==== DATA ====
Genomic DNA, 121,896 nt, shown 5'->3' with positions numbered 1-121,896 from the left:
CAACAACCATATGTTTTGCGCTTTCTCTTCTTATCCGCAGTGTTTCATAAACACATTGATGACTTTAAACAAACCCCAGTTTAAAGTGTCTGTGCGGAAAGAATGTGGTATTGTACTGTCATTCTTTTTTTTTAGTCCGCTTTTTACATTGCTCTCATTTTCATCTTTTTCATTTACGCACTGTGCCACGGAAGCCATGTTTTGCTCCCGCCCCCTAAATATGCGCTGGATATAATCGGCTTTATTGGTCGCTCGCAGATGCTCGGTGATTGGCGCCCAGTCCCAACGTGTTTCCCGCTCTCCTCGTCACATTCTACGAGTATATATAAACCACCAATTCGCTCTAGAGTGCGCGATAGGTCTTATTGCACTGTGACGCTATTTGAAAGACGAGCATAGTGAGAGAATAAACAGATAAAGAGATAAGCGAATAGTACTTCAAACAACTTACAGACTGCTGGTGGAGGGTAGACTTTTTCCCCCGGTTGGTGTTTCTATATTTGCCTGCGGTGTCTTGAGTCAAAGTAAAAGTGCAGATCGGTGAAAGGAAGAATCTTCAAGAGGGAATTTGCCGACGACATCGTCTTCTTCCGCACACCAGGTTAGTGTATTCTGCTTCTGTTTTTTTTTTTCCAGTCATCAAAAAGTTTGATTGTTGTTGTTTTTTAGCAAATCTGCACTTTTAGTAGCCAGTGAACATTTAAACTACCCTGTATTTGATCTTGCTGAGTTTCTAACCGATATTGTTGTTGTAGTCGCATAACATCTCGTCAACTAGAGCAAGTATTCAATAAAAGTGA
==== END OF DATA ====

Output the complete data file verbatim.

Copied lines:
Genomic DNA, 121,896 nt, shown 5'->3' with positions numbered 1-121,896 from the left:
CAACAACCATATGTTTTGCGCTTTCTCTTCTTATCCGCAGTGTTTCATAAACACATTGATGACTTTAAACAAACCCCAGTTTAAAGTGTCTGTGCGGAAAGAATGTGGTATTGTACTGTCATTCTTTTTTTTTAGTCCGCTTTTTACATTGCTCTCATTTTCATCTTTTTCATTTACGCACTGTGCCACGGAAGCCATGTTTTGCTCCCGCCCCCTAAATATGCGCTGGATATAATCGGCTTTATTGGTCGCTCGCAGATGCTCGGTGATTGGCGCCCAGTCCCAACGTGTTTCCCGCTCTCCTCGTCACATTCTACGAGTATATATAAACCACCAATTCGCTCTAGAGTGCGCGATAGGTCTTATTGCACTGTGACGCTATTTGAAAGACGAGCATAGTGAGAGAATAAACAGATAAAGAGATAAGCGAATAGTACTTCAAACAACTTACAGACTGCTGGTGGAGGGTAGACTTTTTCCCCCGGTTGGTGTTTCTATATTTGCCTGCGGTGTCTTGAGTCAAAGTAAAAGTGCAGATCGGTGAAAGGAAGAATCTTCAAGAGGGAATTTGCCGACGACATCGTCTTCTTCCGCACACCAGGTTAGTGTATTCTGCTTCTGTTTTTTTTTTTCCAGTCATCAAAAAGTTTGATTGTTGTTGTTTTTTAGCAAATCTGCACTTTTAGTAGCCAGTGAACATTTAAACTACCCTGTATTTGATCTTGCTGAGTTTCTAACCGATATTGTTGTTGTAGTCGCATAACATCTCGTCAACTAGAGCAAGTATTCAATAAAAGTGA